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Feature Creature - Bumblebee

Credits: Jon Hawkins Surrey Hill Photography

In the spring, the big, fuzzy queens of buff-tailed BUMBLEBEE - the largest in the UK and one of the earliest to wake up - start to emerge from hibernation. Have you spotted some of these beautiful insects on the move?

Fantastic facts:


*Number of types: about 25 in the UK      *Enemies: other insects, mice, birds


*Favourite foods: nectar and pollen      *Super powers: mind control of their workers!


*How long they live: usually one year   *Latin name: Bombus terrestris (bumblebee of the earth)


What are these fuzzy minibeasts and what can they do? Bumblebees are:


Good mums


The word 'bumblebee' makes you think of big, clumsy, balls of fuzz that bump into things and make a loud humming noise. Bumblebees are in fact giant, royal mothers that look very different to the worker bees you are more likely to see in the summer. When they wake up in the spring, they need to find the sugary nectar of the first spring flowers. Then they begin to search for a cosy nest site to raise their huge families.


You might spot them zig-zagging across the ground, looking for old mouse holes or clumps of grass to make their nest in. They then lay their first small batch of eggs and incubate them - a bit like a bird would! The buzzing noise you can hear as they fly isn't their wings flapping, but the vibration of their flight muscles working hard to keep them in the air. They use this same movement to keep their eggs warm.


Want to know more about bumblebee flight? You can watch David Attenborough's Life in the Undergrowth video about the queen bumblebee and her first spring flight on the BBC website.


Sometimes tricked


Cuckoo bees, like their bird namesake, prowl for the nests of bumblebees instead of setting up their own. When they find a colony, they overthrow the rightful queen and take her place as the colony leader!

Powerful hormone signals trick the worker bees into thinking she is their mother, and they continue to collect and hoard treasures for her as well as raise her babies. Very crafty!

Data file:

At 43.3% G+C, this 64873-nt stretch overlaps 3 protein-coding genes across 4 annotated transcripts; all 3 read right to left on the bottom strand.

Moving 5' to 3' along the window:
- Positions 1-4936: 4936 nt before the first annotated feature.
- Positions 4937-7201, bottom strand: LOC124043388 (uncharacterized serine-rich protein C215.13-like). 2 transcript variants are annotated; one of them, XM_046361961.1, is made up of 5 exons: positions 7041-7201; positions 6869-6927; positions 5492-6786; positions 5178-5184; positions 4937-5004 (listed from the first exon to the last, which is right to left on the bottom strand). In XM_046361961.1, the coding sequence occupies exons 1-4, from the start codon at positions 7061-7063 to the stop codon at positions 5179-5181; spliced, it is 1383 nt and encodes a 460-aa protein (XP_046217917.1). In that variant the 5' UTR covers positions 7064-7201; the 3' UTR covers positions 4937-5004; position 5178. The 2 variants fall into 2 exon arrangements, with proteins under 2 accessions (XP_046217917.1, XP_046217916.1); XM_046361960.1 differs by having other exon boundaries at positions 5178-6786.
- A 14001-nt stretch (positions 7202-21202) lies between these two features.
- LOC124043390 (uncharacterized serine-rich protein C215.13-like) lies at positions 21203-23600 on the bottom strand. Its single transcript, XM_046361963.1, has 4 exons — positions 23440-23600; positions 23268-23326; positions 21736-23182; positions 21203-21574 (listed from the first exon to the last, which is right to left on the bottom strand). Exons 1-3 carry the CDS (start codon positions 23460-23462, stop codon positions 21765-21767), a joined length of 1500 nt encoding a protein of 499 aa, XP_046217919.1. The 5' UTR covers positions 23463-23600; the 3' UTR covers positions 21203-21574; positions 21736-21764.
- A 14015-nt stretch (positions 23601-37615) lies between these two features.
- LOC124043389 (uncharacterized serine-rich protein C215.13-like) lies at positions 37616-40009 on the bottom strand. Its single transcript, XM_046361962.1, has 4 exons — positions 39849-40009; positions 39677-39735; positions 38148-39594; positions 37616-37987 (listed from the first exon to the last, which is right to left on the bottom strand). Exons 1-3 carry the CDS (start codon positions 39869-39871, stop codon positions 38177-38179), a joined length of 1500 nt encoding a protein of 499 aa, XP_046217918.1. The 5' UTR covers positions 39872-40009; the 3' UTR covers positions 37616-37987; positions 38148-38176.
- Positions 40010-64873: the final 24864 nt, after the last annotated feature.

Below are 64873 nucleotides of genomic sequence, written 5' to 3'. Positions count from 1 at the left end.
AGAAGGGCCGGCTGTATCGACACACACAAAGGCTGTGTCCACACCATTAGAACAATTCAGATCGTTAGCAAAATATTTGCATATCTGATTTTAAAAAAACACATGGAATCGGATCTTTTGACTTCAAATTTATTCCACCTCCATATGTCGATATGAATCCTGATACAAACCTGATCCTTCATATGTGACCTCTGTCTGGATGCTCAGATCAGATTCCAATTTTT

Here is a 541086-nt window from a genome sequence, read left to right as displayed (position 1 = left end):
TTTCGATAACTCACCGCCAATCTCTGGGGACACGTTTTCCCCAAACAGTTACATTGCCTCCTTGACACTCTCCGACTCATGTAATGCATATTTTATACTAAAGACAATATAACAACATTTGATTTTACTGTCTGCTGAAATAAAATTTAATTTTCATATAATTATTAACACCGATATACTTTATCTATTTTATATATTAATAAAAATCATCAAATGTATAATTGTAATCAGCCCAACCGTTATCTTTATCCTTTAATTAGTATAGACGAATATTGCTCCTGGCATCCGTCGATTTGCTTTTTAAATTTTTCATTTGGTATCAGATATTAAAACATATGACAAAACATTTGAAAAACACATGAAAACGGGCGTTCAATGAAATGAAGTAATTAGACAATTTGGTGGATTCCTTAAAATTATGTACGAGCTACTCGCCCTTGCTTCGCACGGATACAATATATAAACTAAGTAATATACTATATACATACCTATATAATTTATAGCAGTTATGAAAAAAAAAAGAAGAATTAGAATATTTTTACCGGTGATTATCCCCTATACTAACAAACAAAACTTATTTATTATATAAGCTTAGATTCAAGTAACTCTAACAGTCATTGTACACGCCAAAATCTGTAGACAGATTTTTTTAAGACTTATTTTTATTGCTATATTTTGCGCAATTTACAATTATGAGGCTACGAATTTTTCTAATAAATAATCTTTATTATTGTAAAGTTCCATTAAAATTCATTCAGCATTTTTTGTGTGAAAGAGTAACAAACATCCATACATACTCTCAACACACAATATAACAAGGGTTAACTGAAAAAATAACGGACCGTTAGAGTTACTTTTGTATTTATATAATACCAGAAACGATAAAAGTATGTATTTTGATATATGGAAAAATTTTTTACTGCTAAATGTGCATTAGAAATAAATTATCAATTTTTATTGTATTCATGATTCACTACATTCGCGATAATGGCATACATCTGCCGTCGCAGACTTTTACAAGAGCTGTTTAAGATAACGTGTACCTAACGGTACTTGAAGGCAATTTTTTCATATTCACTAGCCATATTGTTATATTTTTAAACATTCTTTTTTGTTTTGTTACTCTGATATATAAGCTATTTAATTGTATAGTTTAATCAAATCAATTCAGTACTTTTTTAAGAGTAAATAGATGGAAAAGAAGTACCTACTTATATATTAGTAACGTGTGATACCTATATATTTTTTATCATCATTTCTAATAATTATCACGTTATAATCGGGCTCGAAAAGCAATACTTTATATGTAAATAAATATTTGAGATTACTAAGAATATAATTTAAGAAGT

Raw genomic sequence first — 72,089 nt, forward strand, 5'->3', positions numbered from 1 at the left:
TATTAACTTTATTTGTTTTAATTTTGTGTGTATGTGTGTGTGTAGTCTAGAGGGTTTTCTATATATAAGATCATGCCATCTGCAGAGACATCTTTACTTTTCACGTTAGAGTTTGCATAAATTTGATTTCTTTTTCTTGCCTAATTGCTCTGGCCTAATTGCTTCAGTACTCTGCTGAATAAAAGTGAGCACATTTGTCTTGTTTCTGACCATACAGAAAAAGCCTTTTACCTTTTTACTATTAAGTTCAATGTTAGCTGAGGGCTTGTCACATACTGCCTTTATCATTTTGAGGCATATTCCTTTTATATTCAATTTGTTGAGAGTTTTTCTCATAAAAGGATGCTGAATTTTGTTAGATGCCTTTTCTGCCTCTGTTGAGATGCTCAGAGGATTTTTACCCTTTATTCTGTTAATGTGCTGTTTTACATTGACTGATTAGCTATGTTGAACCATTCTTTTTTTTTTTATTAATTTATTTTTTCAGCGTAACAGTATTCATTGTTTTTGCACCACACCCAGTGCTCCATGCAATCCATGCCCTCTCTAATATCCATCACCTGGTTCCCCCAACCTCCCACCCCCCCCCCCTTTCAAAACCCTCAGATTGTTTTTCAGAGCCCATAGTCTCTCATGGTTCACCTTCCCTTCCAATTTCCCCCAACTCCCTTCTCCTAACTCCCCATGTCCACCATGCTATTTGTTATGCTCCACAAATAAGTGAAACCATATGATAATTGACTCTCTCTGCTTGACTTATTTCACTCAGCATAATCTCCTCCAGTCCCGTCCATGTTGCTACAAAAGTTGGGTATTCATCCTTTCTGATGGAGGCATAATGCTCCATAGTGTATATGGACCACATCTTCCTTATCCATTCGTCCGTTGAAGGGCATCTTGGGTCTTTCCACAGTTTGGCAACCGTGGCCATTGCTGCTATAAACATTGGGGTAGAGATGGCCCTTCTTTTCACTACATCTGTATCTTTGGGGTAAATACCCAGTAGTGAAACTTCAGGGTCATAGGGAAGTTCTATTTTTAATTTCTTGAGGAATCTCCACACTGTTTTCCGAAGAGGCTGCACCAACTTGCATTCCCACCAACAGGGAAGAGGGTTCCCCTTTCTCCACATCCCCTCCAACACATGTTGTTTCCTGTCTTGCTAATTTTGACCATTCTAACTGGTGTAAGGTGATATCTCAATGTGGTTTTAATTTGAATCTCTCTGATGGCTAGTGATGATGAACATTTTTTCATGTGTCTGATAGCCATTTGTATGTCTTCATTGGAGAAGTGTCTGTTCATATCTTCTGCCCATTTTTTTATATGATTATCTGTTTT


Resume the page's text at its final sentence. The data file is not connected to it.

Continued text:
The colonies of worker daughters bumblebees create spend their lives collecting nectar and pollen to feed their queen and new baby sisters. As they buzz around the countryside, busily visiting flowering plants, they transfer some of this pollen between flowers. This pollination is essential for plants to produce seeds and fruits, allowing them to produce youngsters of their own. This is great news for the plants, but also important for animals and farmers which rely on plants for food and crops.




Without enough flowers to feed their colonies, bumblebees cannot survive. Changes to the Uk's countryside over recent years have resulted in fewer wildflower meadows, grasslands and hedgerows, and so fewer food plants for the bees to harvest. Numbers have fallen, and many species once found all over the UK are now hanging on in only a few places. Two types have even become extinct in the UK.


But there are things you can do to help. Back gardens can be the perfect havens for these nectar hungry insects. Just as you might plant a variety of colourful, sugar rich flowers to attract butterflies, bees will return to gardens with nectar on offer. Download our activity sheets to help bumblebees in your garden:


Build a bumblebee nest


Grow a bee and butterfly garden

Leave your garden wild

Grow a mini garden meadow



Want to learn more about bees? Take a look at the species pages of the red-tailed bumblebee, common carder bee and white-tailed bumblebee!


Too afraid to get up close to a bee and watch its behaviour? Have a look at the video below for a slow motion view of a feeding bumblebee!